We’re pleased to bring you the next installment of our column dedicated to highlighting the unique role a partner of a local government leader plays. What do we mean by the word “partner”? This could be your spouse, significant other, or relative; the person you share your life with and who is supportive of your demanding profession in public management. They are often the manager’s main source of support in coping with the stresses that are an inevitable part of the profession. One’s partner is a sounding board, an advisor, a confidante, and a friendly face at community events.
As you may recall in our first column in the August 2020 issue, we heard from Carl Hemmeler, partner of ICMA Past President Jane Brautigam. This month’s column is by Marco Sassoon, partner of Lori Sassoon, deputy city manager of Rancho Cucamonga, California, on the similarities between their careers and his experience at the 2019 ICMA Annual Conference as an ICMA scholarship recipient.
My wife has been in local government for her entire 30-year professional career. After starting out as an administrative assistant, she moved up rather quickly. She has held executive positions for more than 20 years, and currently serves as a deputy city manager. Meanwhile, I have been involved with the church, serving as a pastor to both small and large churches in Southern California. They seem like opposite career tracks, right? Actually, we have both faced similar situations. We both deal with the dynamics of leadership teams—a city council could be seen as similar to a board of elders; constituents as parishioners.
However, with the advent of COVID-19, many churches have moved to online models while my wife still has to go into the office. Since the beginning of the pandemic, she has been an “essential worker”—literally on the front lines of the battle.
We have always had to balance professional and personal lives, as we intersect each other’s worlds constantly. I attend holiday parties, special awards ceremonies, conferences, and occasional social events. She attends church, volunteers in several ministries, attends church holiday parties, etc. We’ve always been a “safe sounding board” for each other, venting frustrations, giving opinions—all without overstepping boundaries.
In October 2019, I had the chance to accompany my wife to the ICMA annual conference in Nashville and attend a workshop for partners of local government leaders. It was eye-opening to hear similar stories from the other partners—especially husbands. Receiving a scholarship to attend was such a blessing. I felt valued as part of their community and enjoyed contributing to an aspect of city work that often goes unnoticed: the families of those who serve. I use the word “serve” because that’s really what it is. My wife has served the cities in which she works. I see it firsthand every day, and to share how our families handle the responsibilities is so refreshing. Attending the conference has shed new light on my wife’s role in local government because I sat in on several sessions. Leadership skills and trends are universal in many ways, whether its business, local government, or faith based nonprofit work. I appreciated my wife’s leadership abilities as I watched her “work the room.”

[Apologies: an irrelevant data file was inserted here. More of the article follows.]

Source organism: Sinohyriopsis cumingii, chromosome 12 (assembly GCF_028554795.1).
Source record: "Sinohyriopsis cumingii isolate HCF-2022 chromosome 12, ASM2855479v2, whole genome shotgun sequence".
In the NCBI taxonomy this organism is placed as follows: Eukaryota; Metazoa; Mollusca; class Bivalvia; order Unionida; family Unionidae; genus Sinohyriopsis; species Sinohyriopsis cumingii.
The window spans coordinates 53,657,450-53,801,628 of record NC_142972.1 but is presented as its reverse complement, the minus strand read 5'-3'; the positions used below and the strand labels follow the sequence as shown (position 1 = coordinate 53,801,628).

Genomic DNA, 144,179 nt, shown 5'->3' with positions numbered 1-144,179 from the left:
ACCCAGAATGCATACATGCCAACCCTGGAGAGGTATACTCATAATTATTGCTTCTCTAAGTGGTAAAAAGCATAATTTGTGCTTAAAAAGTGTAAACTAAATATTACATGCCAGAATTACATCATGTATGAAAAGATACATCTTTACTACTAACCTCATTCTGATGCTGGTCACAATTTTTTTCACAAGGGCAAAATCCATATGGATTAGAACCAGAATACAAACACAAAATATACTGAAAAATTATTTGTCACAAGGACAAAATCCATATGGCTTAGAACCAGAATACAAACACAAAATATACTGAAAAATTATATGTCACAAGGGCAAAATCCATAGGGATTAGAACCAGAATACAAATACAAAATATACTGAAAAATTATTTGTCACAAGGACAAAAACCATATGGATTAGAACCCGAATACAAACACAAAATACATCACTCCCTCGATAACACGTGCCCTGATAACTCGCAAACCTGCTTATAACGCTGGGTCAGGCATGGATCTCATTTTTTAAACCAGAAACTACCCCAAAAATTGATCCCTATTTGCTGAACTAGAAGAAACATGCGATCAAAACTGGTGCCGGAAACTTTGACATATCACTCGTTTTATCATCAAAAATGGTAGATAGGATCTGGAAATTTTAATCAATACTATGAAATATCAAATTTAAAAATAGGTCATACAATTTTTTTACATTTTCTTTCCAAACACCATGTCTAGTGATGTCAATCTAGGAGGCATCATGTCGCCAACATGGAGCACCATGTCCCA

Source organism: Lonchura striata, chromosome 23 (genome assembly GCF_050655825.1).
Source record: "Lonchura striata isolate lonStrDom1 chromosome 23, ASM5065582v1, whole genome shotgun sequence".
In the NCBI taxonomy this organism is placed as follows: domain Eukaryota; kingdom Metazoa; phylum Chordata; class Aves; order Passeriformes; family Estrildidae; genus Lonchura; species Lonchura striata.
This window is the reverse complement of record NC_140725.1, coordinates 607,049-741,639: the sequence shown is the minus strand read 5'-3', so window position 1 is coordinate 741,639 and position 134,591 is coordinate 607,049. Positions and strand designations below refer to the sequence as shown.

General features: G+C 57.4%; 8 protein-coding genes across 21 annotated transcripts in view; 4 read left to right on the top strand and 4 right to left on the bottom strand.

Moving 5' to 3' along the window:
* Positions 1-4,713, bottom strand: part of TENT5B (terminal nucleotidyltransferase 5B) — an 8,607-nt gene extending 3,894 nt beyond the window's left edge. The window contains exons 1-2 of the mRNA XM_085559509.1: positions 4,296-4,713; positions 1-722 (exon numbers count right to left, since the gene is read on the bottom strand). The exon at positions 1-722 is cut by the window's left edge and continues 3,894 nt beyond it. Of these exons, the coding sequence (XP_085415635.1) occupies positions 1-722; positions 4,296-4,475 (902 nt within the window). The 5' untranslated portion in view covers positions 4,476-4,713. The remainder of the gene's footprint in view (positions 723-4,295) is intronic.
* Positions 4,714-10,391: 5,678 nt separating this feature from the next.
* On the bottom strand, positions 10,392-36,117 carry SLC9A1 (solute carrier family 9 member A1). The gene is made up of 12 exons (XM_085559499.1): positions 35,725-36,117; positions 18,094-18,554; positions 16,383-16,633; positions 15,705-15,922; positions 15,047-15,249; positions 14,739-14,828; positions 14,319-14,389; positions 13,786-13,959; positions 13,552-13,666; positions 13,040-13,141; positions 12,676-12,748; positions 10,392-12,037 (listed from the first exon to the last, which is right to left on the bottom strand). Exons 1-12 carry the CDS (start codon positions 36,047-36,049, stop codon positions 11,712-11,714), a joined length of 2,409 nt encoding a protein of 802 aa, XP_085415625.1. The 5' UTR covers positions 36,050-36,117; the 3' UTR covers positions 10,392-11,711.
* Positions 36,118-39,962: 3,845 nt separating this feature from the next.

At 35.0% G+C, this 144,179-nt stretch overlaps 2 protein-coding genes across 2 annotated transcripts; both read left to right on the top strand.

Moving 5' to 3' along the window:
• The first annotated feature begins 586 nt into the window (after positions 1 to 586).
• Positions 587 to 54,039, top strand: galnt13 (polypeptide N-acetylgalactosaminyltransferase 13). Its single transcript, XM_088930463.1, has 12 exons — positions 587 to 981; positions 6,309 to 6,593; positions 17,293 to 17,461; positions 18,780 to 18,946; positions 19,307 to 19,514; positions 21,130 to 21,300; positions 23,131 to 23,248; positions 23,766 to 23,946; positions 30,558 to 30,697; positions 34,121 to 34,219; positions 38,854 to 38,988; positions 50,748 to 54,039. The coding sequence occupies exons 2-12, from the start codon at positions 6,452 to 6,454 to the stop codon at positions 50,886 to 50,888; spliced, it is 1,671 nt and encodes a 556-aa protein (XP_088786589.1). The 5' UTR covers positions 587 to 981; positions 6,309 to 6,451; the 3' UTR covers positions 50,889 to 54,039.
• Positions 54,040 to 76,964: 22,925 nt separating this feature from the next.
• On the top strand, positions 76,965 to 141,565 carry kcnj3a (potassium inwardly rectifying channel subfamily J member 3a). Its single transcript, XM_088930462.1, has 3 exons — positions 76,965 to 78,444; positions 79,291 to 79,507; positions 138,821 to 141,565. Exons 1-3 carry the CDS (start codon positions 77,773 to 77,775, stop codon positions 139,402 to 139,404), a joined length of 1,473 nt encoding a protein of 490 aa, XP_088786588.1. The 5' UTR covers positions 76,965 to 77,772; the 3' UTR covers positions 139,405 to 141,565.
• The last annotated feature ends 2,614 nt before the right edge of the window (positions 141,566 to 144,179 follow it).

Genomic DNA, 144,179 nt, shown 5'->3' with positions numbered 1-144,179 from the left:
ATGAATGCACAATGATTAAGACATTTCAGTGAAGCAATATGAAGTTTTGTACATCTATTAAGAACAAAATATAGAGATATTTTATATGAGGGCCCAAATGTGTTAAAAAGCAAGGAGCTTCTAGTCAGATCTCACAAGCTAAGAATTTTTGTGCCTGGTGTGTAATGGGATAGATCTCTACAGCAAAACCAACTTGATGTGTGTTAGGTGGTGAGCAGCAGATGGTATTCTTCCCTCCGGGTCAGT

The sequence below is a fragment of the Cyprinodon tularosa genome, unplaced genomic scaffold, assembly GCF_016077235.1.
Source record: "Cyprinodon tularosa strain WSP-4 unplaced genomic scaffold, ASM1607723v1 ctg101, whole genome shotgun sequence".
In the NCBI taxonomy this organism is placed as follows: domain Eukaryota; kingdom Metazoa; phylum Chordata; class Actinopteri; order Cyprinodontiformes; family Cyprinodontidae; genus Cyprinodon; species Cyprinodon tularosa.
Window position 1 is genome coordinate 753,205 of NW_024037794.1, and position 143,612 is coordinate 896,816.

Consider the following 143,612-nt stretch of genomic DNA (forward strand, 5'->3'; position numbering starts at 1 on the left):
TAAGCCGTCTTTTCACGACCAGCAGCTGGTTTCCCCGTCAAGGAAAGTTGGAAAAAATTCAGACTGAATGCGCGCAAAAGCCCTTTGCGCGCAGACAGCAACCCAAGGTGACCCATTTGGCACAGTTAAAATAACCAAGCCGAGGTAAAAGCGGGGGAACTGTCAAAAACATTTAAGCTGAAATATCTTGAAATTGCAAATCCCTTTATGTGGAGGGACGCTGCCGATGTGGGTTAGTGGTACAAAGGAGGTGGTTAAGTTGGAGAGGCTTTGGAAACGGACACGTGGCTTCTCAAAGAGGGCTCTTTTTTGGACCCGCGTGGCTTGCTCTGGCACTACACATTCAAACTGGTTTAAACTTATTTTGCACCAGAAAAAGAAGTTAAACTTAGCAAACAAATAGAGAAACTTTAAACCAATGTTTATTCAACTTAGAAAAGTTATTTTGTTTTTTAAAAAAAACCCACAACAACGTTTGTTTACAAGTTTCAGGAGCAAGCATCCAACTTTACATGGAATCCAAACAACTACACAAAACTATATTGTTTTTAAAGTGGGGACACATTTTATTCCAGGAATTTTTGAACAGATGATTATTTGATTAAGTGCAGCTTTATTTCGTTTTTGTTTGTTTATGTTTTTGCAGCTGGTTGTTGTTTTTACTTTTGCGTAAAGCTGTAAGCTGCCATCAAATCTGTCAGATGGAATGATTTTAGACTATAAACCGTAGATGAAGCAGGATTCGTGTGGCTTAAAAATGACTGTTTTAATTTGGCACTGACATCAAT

One unexpected benefit of experiencing ICMA was the common observation among the partners that our government significant other can easily treat us like an employee on their team (without being aware of it, of course). It was one of those “aha moments.” We laughed about that for a time afterwards (or at least, I did).
If you are a local government partner, I would strongly encourage you to get involved with ICMA and their efforts to fold in the family. If we are more aware of the pressures and issues facing our public employees, we can offer better support that stems from a true understanding of their everyday world.
MARCO SASSOON is the partner of Lori Sassoon, deputy city manager, Rancho Cucamonga, California.
ICMA members, please be sure to share this column with your partner! In each column, we’ll discuss a particular issue that impacts local government professionals and their families.
Would you and your partner be willing to share an experience and how you navigated it together? Do you have topics you’d like addressed? If you’re interested in being interviewed for the column or have ideas, contact Christine Gendell at email@example.com. For more information on the Partners’ Program, click here.
The Partners’ Conference Scholarship Program, created in the memory of Frances “Babs” Elwell, continues its mission to provide scholarships for partners of ICMA members who have never attended an ICMA annual conference. Applications are accepted during the summer months.